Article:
America's rural areas are suffering from a serious case of neglect, says a group of farm-state lawmakers already campaigning to provide the countryside with a federally financed face lift.

"Rural Americans are worried that the state of the economy in their communities will force them to abandon their chosen way of life," Sen. Thad Cochran, R-Miss., said at a recent news conference.The long-running debate over rural development seems certain to come in for renewed debate on Capitol Hill next year.

Broader than a mere farm issue, rural development focuses on vast stretches of land and takes in problems ranging from backed up sewer systems in country towns to persuading companies to move to places best known for cows and plows.

Lawmakers calling for stepped-up rural development point to higher poverty rates among the 54 million Americans who live outside urban centers - and note that farmers represent only a fraction of that number.

Rural America's poverty rate currently is running at 18 percent, well above the urban level, and the unemployment rate remains 2.6 percent higher in the countryside than in the cities, according to statistics compiled by the National Governors Association.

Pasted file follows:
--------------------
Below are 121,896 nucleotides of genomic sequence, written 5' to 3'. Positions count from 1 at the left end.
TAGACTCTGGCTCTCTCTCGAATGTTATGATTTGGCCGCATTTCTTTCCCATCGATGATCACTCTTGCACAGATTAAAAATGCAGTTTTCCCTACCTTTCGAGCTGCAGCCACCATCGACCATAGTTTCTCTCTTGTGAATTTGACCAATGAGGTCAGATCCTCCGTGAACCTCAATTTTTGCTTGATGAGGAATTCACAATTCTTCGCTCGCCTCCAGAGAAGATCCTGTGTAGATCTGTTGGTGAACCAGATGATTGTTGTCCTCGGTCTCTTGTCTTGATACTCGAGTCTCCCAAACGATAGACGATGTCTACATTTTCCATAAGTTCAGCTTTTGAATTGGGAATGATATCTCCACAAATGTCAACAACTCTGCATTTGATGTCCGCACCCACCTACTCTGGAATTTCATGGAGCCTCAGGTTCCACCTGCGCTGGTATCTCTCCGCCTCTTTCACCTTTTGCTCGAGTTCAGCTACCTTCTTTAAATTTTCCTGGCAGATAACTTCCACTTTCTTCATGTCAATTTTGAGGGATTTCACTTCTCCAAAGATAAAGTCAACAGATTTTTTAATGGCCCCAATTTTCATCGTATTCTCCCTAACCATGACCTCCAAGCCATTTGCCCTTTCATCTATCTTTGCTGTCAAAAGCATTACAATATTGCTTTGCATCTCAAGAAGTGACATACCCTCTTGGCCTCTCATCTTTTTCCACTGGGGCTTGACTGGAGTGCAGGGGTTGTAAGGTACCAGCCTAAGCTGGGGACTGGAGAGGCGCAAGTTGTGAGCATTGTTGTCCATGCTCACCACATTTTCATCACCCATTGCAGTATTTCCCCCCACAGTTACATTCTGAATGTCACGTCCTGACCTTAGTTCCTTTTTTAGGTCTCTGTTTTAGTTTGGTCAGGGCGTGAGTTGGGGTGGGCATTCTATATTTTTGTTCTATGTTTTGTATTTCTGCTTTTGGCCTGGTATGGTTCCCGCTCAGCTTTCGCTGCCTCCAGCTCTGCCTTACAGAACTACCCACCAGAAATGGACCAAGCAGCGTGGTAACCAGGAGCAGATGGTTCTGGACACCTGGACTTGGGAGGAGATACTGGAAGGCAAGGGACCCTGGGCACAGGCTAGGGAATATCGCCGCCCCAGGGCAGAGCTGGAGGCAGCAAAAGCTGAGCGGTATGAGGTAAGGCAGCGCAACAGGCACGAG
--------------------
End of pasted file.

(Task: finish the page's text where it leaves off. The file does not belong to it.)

Rural areas will be gaining jobs for the rest of this century at only 73 percent of the urban rate, according to the group's projections.

Demands for congressional action started in the mid-1980s as a reaction to small-town distress that stemmed in part from crop surpluses that hurt farm incomes.

Senate Agriculture Committee Chairman Patrick J. Leahy, D-Vt., convened two sessions of the panel this fall with the aim of producing a rural development bill. But the effort fizzled amid questions about the price tag.

Leahy, however, has been calling for resumed action next year.

Money remains an obstacle. It is in short supply as Congress wrestles with towering budget deficits. Indeed, levels of many rural programs have come down during the Reagan years.

The Agriculture Department provided rural areas with $290 million in water and waste disposal grants in 1980. That dropped to $125 million in 1982, see-sawed in the mid-1980s and has held steady over the last three years at $109.4 million.

But money is not the only obstacle. Priorities are important, too.

Since the mid-1980s rural development has proven itself attractive enough politically to get talked about. But issues with more powerful voter appeal always seem to get the lion's share of the attention. Only a few lawmakers from the most rural states are persistent advocates.

"Rural and small town Americans are asking the federal government to help them make rural life economically viable - We cannot ignore their dilemma," said Sen. Tom Daschle, D-S.D.